Given the potency enhancing effect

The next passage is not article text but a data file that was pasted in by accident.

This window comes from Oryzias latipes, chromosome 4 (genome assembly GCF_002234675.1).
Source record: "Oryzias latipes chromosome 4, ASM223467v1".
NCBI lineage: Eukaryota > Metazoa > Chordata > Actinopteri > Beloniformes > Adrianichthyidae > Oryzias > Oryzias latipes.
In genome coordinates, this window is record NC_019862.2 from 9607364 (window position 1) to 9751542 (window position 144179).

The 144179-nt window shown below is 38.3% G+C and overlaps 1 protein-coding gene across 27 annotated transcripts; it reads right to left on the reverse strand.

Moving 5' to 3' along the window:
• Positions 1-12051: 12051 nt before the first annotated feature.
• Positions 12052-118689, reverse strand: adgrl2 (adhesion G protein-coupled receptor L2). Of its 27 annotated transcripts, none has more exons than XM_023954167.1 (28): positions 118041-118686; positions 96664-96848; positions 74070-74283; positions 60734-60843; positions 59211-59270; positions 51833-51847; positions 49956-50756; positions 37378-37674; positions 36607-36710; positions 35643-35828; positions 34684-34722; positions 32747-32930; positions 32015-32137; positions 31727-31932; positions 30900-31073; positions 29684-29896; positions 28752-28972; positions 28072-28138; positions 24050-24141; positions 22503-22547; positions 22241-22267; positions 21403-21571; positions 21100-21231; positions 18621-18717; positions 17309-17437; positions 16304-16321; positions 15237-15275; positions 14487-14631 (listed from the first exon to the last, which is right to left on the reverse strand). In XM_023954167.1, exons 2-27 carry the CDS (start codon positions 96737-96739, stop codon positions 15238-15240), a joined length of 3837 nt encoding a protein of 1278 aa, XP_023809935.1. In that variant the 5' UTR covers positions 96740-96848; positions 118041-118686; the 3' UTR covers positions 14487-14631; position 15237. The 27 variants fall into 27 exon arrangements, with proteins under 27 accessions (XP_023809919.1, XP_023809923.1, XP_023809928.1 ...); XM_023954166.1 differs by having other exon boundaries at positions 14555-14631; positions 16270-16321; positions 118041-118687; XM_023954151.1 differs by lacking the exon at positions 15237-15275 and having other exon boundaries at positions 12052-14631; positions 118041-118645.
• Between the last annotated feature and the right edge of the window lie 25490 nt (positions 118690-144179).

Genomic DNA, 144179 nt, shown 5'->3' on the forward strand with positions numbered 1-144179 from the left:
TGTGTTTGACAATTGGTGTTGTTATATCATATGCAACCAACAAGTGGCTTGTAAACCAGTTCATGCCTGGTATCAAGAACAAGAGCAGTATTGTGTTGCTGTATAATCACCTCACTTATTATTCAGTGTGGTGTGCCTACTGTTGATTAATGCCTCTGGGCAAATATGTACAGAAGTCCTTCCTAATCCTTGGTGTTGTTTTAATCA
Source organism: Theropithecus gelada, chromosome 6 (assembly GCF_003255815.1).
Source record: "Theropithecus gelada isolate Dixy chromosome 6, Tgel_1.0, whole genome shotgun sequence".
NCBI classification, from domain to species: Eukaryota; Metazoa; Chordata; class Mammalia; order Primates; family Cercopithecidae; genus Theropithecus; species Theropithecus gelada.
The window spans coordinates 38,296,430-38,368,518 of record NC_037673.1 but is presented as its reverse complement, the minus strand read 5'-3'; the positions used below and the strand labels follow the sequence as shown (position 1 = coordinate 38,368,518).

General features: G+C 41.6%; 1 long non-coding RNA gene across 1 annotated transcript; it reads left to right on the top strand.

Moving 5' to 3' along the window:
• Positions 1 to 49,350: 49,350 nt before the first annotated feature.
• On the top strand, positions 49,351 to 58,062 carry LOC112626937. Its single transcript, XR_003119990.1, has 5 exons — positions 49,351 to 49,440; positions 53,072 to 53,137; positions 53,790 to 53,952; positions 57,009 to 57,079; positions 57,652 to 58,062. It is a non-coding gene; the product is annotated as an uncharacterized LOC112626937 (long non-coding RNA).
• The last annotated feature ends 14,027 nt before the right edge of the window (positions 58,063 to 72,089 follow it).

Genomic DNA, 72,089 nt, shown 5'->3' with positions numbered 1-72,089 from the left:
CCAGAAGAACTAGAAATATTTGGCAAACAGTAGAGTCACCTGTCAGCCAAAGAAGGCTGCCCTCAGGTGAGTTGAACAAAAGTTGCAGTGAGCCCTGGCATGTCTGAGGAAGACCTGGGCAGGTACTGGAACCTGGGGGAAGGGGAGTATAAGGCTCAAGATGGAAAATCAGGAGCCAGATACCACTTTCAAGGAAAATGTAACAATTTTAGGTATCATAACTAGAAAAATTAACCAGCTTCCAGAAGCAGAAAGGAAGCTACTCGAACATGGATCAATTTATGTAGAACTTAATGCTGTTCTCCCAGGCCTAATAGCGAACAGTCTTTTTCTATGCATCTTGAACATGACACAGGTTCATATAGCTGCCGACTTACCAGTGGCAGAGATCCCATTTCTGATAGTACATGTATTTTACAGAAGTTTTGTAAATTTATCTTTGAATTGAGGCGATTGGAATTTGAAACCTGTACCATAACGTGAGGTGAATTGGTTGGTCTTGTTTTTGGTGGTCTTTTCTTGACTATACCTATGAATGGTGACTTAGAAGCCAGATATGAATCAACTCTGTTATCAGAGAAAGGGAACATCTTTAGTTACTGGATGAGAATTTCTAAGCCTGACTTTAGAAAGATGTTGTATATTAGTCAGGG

Given the potency enhancing effect of the 4--butyl group, this substitution was incorporated into the Eastern portion of the molecule for further SAR investigations (). Removal of the phenol group (SR19822) or moving it from the -position to the -position (SR19552) or led to significant loss of activity. The -substituted phenol (SR19538) and the bis-hydroxy analog SR19553 were both 10 times less potent than SR209906. Methylation of the phenol (SR19537) was also not tolerated, indicating a AZD6738 receptor donor at the -position was likely required for activity. A carboxyl group (SR19638) was not a suitable replacement for the phenol group. It is perhaps too bulky, or of the wrong pKa. A secondary -methylamide (SR19541), is also perhaps too bulky and results in loss of activity. The primary amide SR19639 is slightly better, and the acetamide (SR19539) a bit more active, although both are partial agonists. Nonetheless, it was quite difficult to find a suitable replacement for the phenolic group on the benzoyl ring. The last portion of the molecule to investigate was the -acyl hydrazone (). It was unclear whether the -acyl hydrazone moiety was simply a linker required to hold in place the -butyl phenyl and phenol rings, or whether it was indeed required for activity. Numerous attempts were made to replace the hydrazone with other bioisosteres of the same or similar length, but most led to substantial losses in potency. The only viable substitution was the simple phenethylamine found in SR19797. While there is a 10-fold loss in activity, we have successfully replaced the metabolically labile -acyl hydrazone residue with something potentially much more tolerable. Efforts then focused on optimizing SR19797 to build back the potency lost from replacing the hydrazone linkage (, ). Similar to the SAR observed in the hydrazone series (), movement of the -substituted phenol residue was not well tolerated. In fact, movement to the -position as in SR19886 seemed to lead to a switch in pharmacology conferring ERRγ inverse agonism. The phenol residue could not be replaced by a phenyl ring (SR20010), 4-pyridyl ring (SR19889) or aniline (SR19887) without significant loss in potency. Neither aminopyridine analog (SR19888) or hydroxy-pyridine analogs (SR20123, 20253) were tolerated nor was a hydroxy-thiophene analog (SR20255). Benzyl alcohol analog SR19895 were also inactive, however its isostere SR19894 was essentially equipotent to SR19797. Attempts to replace the 4-phenol ring with various indoles were not successful (SR19890, 19891, 19892). The saturated versions of the 4-phenolic group, 4-hydroxy cyclohexane, were not viable replacements (SR20256, 20257). Finally, substituted phenols were equipotent to SR19797, when the substitutent was meta to the phenol group as in SR20011 and 20012, but 10 times less potent when substituted ortho to the phenol (SR20122, 20338). These results highlight the importance of the phenol ring hydroxy group to its activity and its resistance to replacement. Inspection of the X-ray crystal structure of GSK-4716 with ERRγ indicates an additional hydrophobic pocket orthogonal to the binding of the molecule adjacent to the hydrazone amide group. In an attempt to reach this binding pocket and take advantage of hydrophobic interactions in this region, addition analogs were prepared incorporating substitution meta to the phenol group (). Virtually all attempts at substitution including dimethylamine, acetamide, methoxy, hydroxyl, cyanide, florine, trifloromethyl, nitro, different phenyl rings, and pyridines ledd to loss of activity. The 2-aminosubstituted compound was slightly more potent as a partial agonist. Its possible SR19797 which lacks the rigid hydrazone group found in GSK4716, adopts a slightly different conformation within the receptor and R-substitution ortho to the amide group cannot reach this hydrophobic pocket. Finding it difficult to modify the phenolic ring, we turned our attention back to the Eastern portion of the molecule ( and ). Attempts to simplify the molecule by incorporating simpler amides were not tolerated (SR21580-21585). Bromine and phenyl substitutions were not viable replacements for the -butyl group and led to loss of activity (SR19878, 19884). The more rigid amide (SR19885) was not active although it also lacked -substitution. Shortening the linker between the amide and phenyl ring by one carbon atom (SR19879) led to loss of activity, whereas a one carbon extension led to ∼6x drop in potency (SR20739). Unexpectedly, the one carbon extension in a compound lacking the -butyl group was only 2-fold less potent than the lead, so there may be room for additional modifications here (SR19887). Attempts to shorten the linker between the amide nitrogen atom and the phenyl ring, at the same time increasing the length of the substituent at the -position of the phenyl ring wasn’t tolerated (SR20118, 20119). However, rigidifying the linker in the amide side chain by incorporating it into a ring led to a compound with similar potency to SR19737 (SR20043).